passengers_75_over = titanic_df[titanic_df.Age > 74]
passengers_75_over_survived = passengers_75_over[passengers_75_over.Survived == 1]
passengers_75_over_percent_survived = passengers_75_over_survived.Age.count() / passengers_75_over.Age.count()
  1. Now, use the print command to return the percentages for this information:
print(f'Under 12:t{passengers_under_12.Age.count()} - {passengers_under_12_percent_survived}')
print(f'13 - 24:t{passengers_13_to_24.Age.count()} - {passengers_13_to_24_percent_survived}')
print(f'25 - 49:t{passengers_25_to_49.Age.count()} - {passengers_25_to_49_percent_survived}')
print(f'50 - 74:t{passengers_50_to_74.Age.count()} - {passengers_50_to_74_percent_survived}')
print(f'75 & Over:t{passengers_75_over.Age.count()} - {passengers_75_over_percent_survived}')
  1. Finally, create it as a bar chart using the following code:
groups = ('Under 12', '13 - 24', '25 - 49', '50 - 74', '75 & Over')
percentages = [0.57, 0.37, 0.41, 0.36, 1], percentages, align='center', alpha=0.5)
plt.ylabel("Percent Survived")
plt.title("Titanic Survivablity by Age Group")

Using the bar chart that we generated, we can infer that children under 13 may have been given some preferential treatment for lifeboats. However, it is not clear if the reported survivability is only for those that died in the event. It may be that some of the children may have been more susceptible to environmental factors, such as temperature, and died in the lifeboat.

Since there was only one passenger in the 75 & Over group, the survivability of that group is not useful and should not be considered.

Examine the Effect Gender Had on Survivability

Now, to answer our second question over the effect gender had on survivability.

  1. Enter in the following code to look at male survivability:
passengers_male = titanic_df[titanic_df.Sex == "male"]
passengers_male_survived = passengers_male[passengers_male.Survived == 1]
passengers_male_percent_survived = passengers_male_survived.Sex.count() / passengers_male.Sex.count()
  1. Enter in the following code to look at female survivability:
passengers_female = titanic_df[titanic_df.Sex == "female"]
passengers_female_survived = passengers_female[passengers_female.Survived == 1]
passengers_female_percent_survived = passengers_female_survived.Sex.count() / passengers_female.Sex.count()
  1. Once again, use the print command to view the percentages of the genders:
print(f'Male:t{passengers_male.Sex.count()} - {passengers_male_percent_survived}')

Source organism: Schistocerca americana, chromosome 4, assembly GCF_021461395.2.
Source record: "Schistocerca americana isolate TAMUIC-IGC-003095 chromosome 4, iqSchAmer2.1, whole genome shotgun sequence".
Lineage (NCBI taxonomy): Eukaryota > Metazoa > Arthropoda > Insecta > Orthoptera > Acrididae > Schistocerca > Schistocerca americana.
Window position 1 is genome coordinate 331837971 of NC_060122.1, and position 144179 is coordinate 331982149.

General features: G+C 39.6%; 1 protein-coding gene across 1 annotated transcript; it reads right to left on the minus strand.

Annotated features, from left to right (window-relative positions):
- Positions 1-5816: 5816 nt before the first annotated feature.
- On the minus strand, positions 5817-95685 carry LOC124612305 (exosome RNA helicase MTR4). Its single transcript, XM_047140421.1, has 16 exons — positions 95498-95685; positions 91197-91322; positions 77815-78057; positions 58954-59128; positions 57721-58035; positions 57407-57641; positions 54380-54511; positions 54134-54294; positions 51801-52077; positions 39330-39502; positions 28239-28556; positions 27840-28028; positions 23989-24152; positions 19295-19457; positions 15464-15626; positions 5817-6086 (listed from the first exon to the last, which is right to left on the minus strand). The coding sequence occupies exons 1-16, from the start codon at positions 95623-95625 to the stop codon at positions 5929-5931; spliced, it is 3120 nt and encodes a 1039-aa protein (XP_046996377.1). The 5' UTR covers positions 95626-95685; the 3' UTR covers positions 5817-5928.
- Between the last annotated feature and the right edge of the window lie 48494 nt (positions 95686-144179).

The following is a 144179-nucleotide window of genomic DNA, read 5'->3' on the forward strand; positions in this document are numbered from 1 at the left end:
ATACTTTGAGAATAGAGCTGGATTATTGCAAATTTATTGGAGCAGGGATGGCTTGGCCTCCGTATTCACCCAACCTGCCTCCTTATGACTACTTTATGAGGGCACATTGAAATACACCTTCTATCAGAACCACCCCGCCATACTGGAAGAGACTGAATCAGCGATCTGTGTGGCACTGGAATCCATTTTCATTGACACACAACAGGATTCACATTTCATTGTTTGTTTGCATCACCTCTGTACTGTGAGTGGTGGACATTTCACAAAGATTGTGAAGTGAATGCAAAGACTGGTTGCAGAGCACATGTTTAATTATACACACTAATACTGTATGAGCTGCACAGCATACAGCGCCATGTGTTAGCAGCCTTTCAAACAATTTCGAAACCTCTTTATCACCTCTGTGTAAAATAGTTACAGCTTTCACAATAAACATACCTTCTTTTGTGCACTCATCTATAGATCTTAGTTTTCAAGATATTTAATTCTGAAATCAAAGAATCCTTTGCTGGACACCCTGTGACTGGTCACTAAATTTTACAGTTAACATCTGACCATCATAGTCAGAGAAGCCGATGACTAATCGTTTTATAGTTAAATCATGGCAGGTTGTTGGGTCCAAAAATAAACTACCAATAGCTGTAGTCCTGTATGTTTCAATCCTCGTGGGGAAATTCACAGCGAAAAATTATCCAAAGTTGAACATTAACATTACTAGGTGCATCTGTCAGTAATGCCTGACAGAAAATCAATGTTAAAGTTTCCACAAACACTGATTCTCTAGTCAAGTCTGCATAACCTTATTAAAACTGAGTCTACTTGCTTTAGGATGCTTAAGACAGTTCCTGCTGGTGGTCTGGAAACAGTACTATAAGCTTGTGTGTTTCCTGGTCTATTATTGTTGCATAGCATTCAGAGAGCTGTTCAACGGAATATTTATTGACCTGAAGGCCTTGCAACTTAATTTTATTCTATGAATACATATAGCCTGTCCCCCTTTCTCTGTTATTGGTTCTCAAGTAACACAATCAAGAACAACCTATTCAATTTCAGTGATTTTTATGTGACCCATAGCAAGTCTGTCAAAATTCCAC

print(f'Female:t{passengers_female.Sex.count()} - {passengers_female_percent_survived}')
  1. Finally create a bar graph to review the data:
# Show data as a bar chart
groups = ('Male', 'Female')
percentages = [0.18, 0.74], percentages, align='center', alpha=0.5)
plt.ylabel("Percent Survived")
plt.title("Titanic Survivablity by Gender")

Based on the information, It is obvious female passengers were given preference over male passengers for lifeboats.

Examine the Effect Passenger Class Had on Survivability

Finally, let's use our information to figure out if a passenger's class had anything to do with their survivability:

  1. Look at the information for 1st class passengers:
passengers_class_1 = titanic_df[titanic_df.Pclass == 1]
passengers_class_1_survived = passengers_class_1[passengers_class_1.Survived == 1]
passengers_class_1_percent_survived = passengers_class_1_survived.Pclass.count() / passengers_class_1.Pclass.count()
  1. Enter in the following code to look at 2nd class survivability:
passengers_class_2 = titanic_df[titanic_df.Pclass == 2]
passengers_class_2_survived = passengers_class_2[passengers_class_2.Survived == 1]
passengers_class_2_percent_survived = passengers_class_2_survived.Pclass.count() / passengers_class_2.Pclass.count()
  1. Enter in the following code to look at 3rd class survivability:
passengers_class_3 = titanic_df[titanic_df.Pclass == 3]
passengers_class_3_survived = passengers_class_3[passengers_class_3.Survived == 1]
passengers_class_3_percent_survived = passengers_class_3_survived.Pclass.count() / passengers_class_3.Pclass.count()
  1. Finally, print out the information about each class:
print(f'Class 1:t{passengers_class_1.Pclass.count()} - {passengers_class_1_percent_survived}')
print(f'Class 2:t{passengers_class_2.Pclass.count()} - {passengers_class_2_percent_survived}')
print(f'Class 3:t{passengers_class_3.Pclass.count()} - {passengers_class_3_percent_survived}')
  1. Using the information we found, create a bar graph to review this information:
groups = ('Class 1', 'Class 2', 'Class 3')
percentages = [0.63, 0.47, 0.24], percentages, align='center', alpha=0.5)
plt.ylabel("Percent Survived")
plt.title("Titanic Survivablity by Passenger Class")

From the bar graph, we can see that 1st class passengers were more likely to be saved, whether they were closer to the lifeboats or a genuine preference cannot be determined. Still, we can give a general idea of who predominantly survived, answering the question.


Congratulations — we've answered the questions and completed the lab!